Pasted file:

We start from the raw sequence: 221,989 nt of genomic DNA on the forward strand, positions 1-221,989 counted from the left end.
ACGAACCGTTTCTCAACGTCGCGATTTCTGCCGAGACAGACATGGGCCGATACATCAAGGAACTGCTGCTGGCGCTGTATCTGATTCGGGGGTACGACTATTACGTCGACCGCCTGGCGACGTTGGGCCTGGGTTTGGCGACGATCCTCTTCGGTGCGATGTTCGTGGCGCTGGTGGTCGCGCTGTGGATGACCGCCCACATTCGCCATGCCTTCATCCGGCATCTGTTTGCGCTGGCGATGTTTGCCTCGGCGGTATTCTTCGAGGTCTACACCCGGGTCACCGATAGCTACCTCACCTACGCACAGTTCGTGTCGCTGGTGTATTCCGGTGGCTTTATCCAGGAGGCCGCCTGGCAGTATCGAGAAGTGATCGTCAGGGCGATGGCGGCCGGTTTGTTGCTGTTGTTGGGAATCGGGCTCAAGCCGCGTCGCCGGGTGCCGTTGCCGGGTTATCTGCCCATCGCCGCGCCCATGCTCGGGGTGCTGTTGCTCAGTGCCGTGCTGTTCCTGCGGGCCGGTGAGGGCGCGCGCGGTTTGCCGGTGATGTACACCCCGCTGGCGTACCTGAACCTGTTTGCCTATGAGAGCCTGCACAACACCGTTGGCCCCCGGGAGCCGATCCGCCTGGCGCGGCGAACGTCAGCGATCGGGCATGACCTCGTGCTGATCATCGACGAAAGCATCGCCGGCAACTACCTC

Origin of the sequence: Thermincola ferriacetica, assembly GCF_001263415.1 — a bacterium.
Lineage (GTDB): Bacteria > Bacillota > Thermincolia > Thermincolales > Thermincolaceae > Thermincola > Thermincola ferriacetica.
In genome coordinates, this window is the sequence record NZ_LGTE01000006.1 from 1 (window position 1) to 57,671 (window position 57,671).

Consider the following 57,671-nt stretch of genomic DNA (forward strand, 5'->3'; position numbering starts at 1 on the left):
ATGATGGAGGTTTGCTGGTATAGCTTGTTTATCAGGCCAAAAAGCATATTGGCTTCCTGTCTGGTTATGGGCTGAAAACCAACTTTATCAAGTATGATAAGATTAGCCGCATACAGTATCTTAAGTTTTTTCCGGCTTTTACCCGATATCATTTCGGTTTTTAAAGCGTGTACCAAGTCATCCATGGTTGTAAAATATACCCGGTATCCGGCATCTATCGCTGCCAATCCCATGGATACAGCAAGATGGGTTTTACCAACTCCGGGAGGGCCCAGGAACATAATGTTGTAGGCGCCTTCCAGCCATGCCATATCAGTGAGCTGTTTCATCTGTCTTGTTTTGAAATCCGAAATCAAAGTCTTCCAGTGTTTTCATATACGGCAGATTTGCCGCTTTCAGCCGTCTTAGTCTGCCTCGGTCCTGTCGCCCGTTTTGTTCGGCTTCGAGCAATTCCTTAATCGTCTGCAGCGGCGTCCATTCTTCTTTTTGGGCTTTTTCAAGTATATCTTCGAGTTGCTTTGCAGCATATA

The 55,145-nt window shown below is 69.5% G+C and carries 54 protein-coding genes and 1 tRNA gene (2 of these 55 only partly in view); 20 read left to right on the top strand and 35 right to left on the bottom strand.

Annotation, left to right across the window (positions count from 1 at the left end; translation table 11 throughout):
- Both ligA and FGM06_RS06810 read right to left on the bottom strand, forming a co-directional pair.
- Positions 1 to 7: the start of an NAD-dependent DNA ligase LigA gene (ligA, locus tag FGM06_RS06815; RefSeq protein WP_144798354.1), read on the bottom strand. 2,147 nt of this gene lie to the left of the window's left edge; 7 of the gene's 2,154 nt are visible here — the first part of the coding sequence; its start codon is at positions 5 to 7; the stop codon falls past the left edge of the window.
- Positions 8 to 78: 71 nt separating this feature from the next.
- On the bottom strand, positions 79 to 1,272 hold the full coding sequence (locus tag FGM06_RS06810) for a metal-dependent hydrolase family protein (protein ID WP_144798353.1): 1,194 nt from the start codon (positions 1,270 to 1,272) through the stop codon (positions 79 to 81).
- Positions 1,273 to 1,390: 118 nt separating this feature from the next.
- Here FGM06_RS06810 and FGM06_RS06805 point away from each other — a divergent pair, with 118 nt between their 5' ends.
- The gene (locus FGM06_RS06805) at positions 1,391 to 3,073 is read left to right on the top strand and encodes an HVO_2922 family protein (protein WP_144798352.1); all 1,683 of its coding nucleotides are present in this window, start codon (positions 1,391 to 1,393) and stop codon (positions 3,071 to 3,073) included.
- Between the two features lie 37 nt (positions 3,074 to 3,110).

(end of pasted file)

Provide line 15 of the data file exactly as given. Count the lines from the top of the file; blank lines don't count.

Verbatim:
- Here FGM06_RS06810 and FGM06_RS06805 point away from each other — a divergent pair, with 118 nt between their 5' ends.